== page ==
Extra-foveal processing of object semantics guides early overt attention during visual search

Francesco Cimminella, Sergio Della Sala, Moreno Coco

Research output: Contribution to journalArticlepeer-review

Abstract / Description of output

Eye-tracking studies using arrays of objects have demonstrated that some high-level processing of object semantics can occur in extra-foveal vision, but its role on the allocation of early overt attention is still unclear. This eye-tracking visual search study contributes novel findings by examining the role of object-to-object semantic relatedness and visual saliency on search responses and eye-movement behaviour across arrays of increasing size (3, 5, 7). Our data show that a critical object was looked at earlier and for longer when it was semantically unrelated than related to the other objects in the display, both when it was the search target (target-present trials) and when it was a target’s semantically related competitor (target-absent trials). Semantic relatedness effects manifested already during the very first fixation after array onset, were consistently found for increasing set sizes, and were independent of low-level visual saliency, which did not play any role. We conclude that object semantics can be extracted early in extra-foveal vision and capture overt attention from the very first fixation. These findings pose a challenge to models of visual attention which assume that overt attention is guided by the visual appearance of stimuli, rather than by their semantics.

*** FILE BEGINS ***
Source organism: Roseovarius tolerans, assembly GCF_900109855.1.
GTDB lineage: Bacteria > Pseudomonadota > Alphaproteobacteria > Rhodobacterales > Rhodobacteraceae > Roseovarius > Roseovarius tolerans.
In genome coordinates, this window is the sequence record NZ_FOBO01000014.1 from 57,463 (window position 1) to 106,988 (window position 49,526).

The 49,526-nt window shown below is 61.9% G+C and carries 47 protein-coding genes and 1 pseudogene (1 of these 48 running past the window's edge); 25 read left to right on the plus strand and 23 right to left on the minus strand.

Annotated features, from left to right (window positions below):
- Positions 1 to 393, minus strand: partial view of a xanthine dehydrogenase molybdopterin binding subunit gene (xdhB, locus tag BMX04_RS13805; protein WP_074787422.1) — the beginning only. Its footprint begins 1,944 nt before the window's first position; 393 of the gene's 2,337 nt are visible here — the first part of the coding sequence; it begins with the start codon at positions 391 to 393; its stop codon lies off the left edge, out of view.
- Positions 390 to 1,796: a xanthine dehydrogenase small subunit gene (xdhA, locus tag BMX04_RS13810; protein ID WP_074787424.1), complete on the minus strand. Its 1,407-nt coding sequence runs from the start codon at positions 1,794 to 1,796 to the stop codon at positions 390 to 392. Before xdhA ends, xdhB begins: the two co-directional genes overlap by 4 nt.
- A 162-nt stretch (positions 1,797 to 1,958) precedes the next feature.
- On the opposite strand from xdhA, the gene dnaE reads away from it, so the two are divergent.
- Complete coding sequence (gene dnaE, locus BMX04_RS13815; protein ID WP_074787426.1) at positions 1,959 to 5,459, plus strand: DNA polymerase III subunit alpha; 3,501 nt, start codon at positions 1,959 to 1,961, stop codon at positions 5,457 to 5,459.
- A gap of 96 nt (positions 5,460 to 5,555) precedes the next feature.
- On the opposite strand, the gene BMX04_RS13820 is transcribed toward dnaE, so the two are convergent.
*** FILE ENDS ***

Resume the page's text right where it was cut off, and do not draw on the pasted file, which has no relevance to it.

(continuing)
Original languageEnglish
JournalAttention, Perception, and Psychophysics
Early online date2 Dec 2019
Publication statusE-pub ahead of print - 2 Dec 2019

Keywords / Materials (for Non-textual outputs)

  • visual search
  • eye movements
  • object semantics
  • early overt attention
  • extrafoveal vision


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